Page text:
The latest red state to move toward expanding Medicaid is Missouri. The state’s governor, Mike Parson, has announced that if a ballot referendum expanding Medicaid passes, he’ll carry out the proposal, even if he personally disagrees with it.
It remains to be seen if that will happen, and this is hardly a full-throated endorsement. But it’s more movement. The group pushing the expansion estimates it would mean health coverage for some 200,000 people, and it has collected around one-fourth of the signatures it needs for the referendum.
Polls suggest the initiative may indeed pass, and notably, Parson faces a Democratic challenger who supports the Medicaid expansion. Indeed, the Medicaid expansion is becoming a winning issue in many parts of the country: This comes right on the heels of Democrats winning control of the Virginia state legislature, and two high-profile gubernatorial contests in Kentucky and Louisiana.
In all of those, the Medicaid expansion was a big driver. Indeed, the pollster for the reelected Democratic governor in Louisiana recently told this blog that it was the single most important issue in the election.
What this really shows is how irresistible the logic of the Medicaid expansion is, even in places that opposed Obamacare with white-hot fury.
“Almost 10 years after the ACA was enacted, the anti-Obamacare symbolism of opposing the law’s Medicaid expansion is fading, and it’s becoming increasingly difficult for red states to stand in the way,” Larry Levitt, executive vice president for health policy at the Kaiser Family Foundation, told me.
“With the federal government paying for 90 percent of the expansion,” Levitt added, “it’s hard for states to make a fiscal argument that it’s not affordable.”
Precisely because GOP lawmakers keep trying to stand in the way of it, the referendum is emerging as a tool for voters to try to force this logic on them. In 2018, referendums passed in three deep-red states — Idaho, Nebraska and Utah — and the expansion has been adopted in all three.
In total, 37 states have now expanded Medicaid — many of them red — while 14 have not. It’s true that the holdouts are some of the big ones — such as Texas, Florida and North Carolina — and this remains a serious impediment to progress.
But still, the expansion continues to march forward, and the politics of it are putting Republicans on the defensive in some of the reddest parts of the country.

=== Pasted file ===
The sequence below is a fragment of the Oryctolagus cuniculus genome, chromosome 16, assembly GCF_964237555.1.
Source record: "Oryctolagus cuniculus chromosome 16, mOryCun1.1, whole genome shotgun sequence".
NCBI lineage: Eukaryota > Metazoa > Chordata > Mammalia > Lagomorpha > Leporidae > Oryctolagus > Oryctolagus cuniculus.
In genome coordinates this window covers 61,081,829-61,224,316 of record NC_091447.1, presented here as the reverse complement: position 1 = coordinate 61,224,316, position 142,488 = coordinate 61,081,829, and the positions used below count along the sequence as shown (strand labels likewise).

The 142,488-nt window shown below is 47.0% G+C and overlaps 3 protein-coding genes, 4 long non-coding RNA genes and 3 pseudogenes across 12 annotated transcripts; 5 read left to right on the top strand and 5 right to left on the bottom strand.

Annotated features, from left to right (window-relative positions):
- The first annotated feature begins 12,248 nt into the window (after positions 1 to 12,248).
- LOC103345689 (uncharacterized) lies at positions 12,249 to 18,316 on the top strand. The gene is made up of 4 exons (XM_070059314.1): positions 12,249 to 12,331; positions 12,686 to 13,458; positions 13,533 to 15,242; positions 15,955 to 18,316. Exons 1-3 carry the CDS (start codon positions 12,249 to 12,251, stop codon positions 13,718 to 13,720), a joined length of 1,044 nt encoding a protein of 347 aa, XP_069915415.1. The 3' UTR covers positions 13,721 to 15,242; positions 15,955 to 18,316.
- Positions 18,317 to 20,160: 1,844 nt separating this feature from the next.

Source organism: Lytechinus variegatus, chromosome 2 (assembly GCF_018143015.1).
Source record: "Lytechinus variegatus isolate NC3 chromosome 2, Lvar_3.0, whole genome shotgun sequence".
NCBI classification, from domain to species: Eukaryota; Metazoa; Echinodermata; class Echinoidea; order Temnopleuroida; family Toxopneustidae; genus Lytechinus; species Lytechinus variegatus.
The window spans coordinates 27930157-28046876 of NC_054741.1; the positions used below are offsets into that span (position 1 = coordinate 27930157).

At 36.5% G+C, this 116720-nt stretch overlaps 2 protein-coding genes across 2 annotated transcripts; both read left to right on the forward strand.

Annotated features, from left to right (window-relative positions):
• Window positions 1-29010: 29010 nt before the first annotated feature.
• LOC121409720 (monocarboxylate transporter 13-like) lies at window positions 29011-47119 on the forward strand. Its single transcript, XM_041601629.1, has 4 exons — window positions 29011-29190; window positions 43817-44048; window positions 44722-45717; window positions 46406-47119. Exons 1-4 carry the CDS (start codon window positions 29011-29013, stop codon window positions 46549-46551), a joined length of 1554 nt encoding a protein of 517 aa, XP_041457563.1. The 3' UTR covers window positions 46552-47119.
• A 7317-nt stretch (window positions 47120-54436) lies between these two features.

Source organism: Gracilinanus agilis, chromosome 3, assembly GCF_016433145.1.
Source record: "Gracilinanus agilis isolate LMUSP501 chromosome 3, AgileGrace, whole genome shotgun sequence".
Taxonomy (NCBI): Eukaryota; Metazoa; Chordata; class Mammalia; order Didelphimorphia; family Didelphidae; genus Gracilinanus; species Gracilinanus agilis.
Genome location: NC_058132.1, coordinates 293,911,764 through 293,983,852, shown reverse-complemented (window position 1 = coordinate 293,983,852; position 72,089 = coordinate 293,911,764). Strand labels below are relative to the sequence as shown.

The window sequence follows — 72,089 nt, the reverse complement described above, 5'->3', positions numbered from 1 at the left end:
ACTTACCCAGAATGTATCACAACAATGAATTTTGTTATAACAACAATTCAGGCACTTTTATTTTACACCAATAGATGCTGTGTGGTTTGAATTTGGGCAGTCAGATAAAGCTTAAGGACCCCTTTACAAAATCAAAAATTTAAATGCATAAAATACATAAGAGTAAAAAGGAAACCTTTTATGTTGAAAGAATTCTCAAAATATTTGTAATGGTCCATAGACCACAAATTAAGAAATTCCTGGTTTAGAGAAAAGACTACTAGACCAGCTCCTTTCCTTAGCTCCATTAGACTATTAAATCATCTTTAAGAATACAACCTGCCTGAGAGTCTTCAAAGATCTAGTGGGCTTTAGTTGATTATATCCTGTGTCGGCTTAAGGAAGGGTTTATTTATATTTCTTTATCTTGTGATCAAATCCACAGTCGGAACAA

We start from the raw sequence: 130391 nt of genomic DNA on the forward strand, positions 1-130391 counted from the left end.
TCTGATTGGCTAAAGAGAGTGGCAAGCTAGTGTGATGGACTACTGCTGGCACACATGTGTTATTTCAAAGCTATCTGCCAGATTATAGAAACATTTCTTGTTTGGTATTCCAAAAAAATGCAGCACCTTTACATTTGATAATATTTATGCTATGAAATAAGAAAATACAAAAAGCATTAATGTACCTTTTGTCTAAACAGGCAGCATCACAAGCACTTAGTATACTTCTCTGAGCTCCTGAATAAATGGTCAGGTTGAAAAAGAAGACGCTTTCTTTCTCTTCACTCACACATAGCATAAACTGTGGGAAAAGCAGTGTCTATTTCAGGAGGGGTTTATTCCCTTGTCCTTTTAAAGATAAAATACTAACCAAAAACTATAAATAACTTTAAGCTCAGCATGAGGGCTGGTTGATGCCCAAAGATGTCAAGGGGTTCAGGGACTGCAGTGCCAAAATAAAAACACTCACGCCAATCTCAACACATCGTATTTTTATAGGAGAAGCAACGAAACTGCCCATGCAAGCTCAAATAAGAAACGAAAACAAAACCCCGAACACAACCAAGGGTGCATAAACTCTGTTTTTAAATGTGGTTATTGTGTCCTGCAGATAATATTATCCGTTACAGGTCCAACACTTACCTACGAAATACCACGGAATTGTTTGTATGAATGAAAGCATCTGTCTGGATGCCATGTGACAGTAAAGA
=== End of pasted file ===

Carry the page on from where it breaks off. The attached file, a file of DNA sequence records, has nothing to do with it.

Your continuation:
Yet the Health and Human Services secretary amazingly continues to assert that it “doesn’t work,” apparently because this is a requirement in a GOP administration. And an ongoing lawsuit backed by Trump could still gut the law.
The forward march of the Medicaid expansion in red states shows how politically crazy this is. Indeed, we’re seeing lots of previous assumptions about the politics of health care get upended.
For instance, it’s sometimes said the reason Democrats won the House on health care was mainly through vowing to preserve the law’s protections for people with preexisting conditions. It’s also sometimes said that, by relying heavily on more affluent suburban voters as part of their anti-Trump coalition, Democrats may find it harder to enact more progressive change later.
Yet the Medicaid expansion’s continued momentum shows that the part of the law associated with expanding the safety net to lower-income people is also popular — in red territory, and in the suburbs, which drove the Virginia, Kentucky and Louisiana victories.
Indeed, one has to ask whether Medicaid is starting to approach the political durability of two other big welfare-state achievements of the 20th century — Medicare and Social Security.
“Medicaid is often underestimated as a powerful political issue,” Levitt told me, pointing to a recent Kaiser poll, which found that 71 percent of Americans have been covered by Medicaid themselves or had a child covered, or know a close friend or family member who used the program.
“This is a program that has touched a lot of lives,” Levitt added.
Do Trump and Republicans really want to go into the 2020 elections on the wrong side of this issue at best, and having destroyed the ACA at worst? Apparently so.
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